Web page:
Native communities in Alaska and around the country responded to a graphic in CNN’s Tuesday election coverage labeling voters that don’t identify as white, Black, Latino or Asian as “something else.”
The gaffe led to the hashtag #SomethingElse trending among Natives on social media calling out the cable news network for its ignorance.
While many Native voices made light of the situation with comedic memes and tweets, others said they were frustrated with the continued Native erasure.
.@CNNPolitics says we are “something else”. This is what “something else” looks like.
— IllumiNative (@_IllumiNatives) November 4, 2020
Barbara Wáahlaal Gíidaak Blake was checking her social media feed early Thursday morning when she noticed posts referencing CNN’s poll graphic.
“It was rough to be to see our population ‘invisiblilized,” she said. “It seemed to perpetuate the erasure of indigenous people as we stand today in this great land.”
Blake, who is Haida, Tlingit and Ahtna, is the director of the Alaska Native Policy Center with the First Alaskans Institute. She said given that Alaska Natives are almost 20% of the state’s population and Native voters have made an impact nationally, it’s time for the Native vote to be recognized.
“Our voter contribution, oftentimes the swing vote in many states, needs to be acknowledged. It needs to be uplifted and recognized in a manner that upholds the 10,000 years of existence that our people have held on these lands,” Blake said.
X̱’unei Lance Twitchell is a professor of Alaska Native Languages Arts and Sciences at the University of Alaska Southeast. He’s also Tlingit, Haida and Yup’ik.
“The way it contributes to erasure is that we don’t get to be part of the graphic,” Twitchell said. “We don’t get to be part of the analysis as far as indigenous peoples, and we should be.”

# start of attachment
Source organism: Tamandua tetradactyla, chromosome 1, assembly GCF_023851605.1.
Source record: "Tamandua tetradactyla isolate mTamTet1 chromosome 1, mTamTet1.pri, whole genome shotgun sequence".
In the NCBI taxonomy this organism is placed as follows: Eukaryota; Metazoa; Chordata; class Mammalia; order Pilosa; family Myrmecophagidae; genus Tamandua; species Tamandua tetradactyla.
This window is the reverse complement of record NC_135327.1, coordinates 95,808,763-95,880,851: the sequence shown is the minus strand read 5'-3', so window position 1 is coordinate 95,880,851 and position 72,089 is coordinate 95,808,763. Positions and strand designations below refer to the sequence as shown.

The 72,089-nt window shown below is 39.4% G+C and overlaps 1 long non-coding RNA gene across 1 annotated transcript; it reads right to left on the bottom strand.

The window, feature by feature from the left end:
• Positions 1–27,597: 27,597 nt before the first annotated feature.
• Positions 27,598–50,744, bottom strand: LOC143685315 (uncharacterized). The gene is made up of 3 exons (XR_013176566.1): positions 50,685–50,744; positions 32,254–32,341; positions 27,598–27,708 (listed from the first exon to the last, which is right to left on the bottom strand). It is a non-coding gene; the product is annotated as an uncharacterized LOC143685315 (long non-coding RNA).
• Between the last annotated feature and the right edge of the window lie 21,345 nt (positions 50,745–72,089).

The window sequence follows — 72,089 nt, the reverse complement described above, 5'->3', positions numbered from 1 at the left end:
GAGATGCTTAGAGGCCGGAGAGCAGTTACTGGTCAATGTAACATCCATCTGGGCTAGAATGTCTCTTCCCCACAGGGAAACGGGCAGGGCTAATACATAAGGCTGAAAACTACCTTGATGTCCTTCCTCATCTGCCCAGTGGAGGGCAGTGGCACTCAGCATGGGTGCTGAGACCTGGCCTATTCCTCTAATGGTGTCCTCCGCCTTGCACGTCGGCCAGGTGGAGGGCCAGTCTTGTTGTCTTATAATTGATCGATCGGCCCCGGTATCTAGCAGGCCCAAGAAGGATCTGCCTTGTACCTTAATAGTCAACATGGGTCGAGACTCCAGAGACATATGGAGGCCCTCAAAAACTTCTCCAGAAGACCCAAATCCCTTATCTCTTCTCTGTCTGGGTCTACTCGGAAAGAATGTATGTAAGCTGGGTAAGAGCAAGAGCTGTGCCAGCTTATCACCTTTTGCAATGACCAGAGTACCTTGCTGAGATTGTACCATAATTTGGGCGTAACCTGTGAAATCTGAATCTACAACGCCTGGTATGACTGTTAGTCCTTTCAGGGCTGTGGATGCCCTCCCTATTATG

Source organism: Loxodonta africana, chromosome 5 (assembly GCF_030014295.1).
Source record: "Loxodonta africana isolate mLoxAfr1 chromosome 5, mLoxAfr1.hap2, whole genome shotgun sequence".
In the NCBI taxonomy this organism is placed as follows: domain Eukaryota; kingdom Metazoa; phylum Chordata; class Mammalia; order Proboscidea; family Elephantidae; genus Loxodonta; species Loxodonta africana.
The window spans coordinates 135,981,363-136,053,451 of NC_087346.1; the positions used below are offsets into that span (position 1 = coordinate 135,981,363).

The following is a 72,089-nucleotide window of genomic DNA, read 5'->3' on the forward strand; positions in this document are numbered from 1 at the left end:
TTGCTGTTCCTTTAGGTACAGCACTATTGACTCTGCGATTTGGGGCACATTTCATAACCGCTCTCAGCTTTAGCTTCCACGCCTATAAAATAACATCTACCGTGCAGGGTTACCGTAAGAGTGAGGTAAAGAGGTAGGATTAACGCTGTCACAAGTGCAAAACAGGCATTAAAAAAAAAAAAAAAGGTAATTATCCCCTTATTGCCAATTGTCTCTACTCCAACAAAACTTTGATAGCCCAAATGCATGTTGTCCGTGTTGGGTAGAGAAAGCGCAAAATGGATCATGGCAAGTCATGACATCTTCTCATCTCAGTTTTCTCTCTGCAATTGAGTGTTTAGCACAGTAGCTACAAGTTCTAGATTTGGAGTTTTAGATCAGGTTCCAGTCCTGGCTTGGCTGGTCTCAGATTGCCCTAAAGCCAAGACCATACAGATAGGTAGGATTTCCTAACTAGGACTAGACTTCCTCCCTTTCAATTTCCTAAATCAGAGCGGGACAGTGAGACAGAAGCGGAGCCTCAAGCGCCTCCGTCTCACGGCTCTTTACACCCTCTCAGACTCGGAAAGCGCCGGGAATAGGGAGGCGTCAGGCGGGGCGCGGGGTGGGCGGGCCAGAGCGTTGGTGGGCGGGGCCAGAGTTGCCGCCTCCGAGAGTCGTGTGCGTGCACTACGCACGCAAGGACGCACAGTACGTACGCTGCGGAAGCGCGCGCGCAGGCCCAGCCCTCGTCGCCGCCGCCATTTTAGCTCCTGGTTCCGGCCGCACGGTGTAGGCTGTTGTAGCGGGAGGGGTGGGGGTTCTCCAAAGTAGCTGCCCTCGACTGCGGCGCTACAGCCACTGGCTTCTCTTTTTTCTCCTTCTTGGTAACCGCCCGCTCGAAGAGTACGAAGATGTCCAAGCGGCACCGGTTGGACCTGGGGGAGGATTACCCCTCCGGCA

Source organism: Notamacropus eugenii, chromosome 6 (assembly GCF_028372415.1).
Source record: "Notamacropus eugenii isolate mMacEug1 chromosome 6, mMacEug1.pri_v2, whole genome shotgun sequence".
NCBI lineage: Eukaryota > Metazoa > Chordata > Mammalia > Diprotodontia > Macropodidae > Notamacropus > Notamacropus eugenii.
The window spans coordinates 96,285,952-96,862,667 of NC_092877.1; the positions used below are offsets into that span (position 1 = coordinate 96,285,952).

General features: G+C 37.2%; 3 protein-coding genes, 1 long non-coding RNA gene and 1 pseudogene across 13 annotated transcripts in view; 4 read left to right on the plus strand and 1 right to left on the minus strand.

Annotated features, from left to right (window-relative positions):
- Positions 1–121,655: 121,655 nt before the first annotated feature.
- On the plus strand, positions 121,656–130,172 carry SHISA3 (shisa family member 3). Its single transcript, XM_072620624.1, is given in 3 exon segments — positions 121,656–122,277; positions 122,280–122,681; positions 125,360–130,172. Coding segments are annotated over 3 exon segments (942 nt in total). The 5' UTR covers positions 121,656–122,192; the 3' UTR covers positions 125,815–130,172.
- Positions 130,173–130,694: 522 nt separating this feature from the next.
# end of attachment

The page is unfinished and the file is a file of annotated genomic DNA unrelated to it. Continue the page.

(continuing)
But Twitchell said the memes created with #SomethingElse did make a difference. His team has also translated the phrase in Tlingit.
“The humor is really fun because I think indigenous peoples are really good at taking something and to make it into something funny,” said Twitchell. “But then to see once you run it through our language, how it becomes a statement of inclusivity and importance.”
Lenzy Krehbiel-Burton was monitoring election coverage when she noticed a screenshot of the graphic on her feed.
“It’s 2020 and we’re still seeing folks refer to voters who don’t neatly fall into one of four categories as ‘something else.’ It’s one thing to be referred to as other, which is still problematic in and of itself,” Krehbiel-Burton said. “But to see that like to see that label, it was a slap in the face, frankly. ”
Krehbiel-Burton is a citizen of the Cherokee Nation and the vice president of the Native American Journalists Association. The organization put out a statement saying the cable news network’s graphic is a clear example of Native erasure.
“We did receive an email,” she said. “It did not include an apology.”
Krehbiel-Burton also said CNN has contributed to NAJA’s scholarship fund, but that was 15 years ago.
As of Friday, CNN apologized for the graphic according to the LA Times.
The Canada-based Aboriginal People’s Television Network also received a statement from CNN saying the network corrected the graphic. It said the network did not “intend to minimize the importance of indigenous communities and the Native American vote.”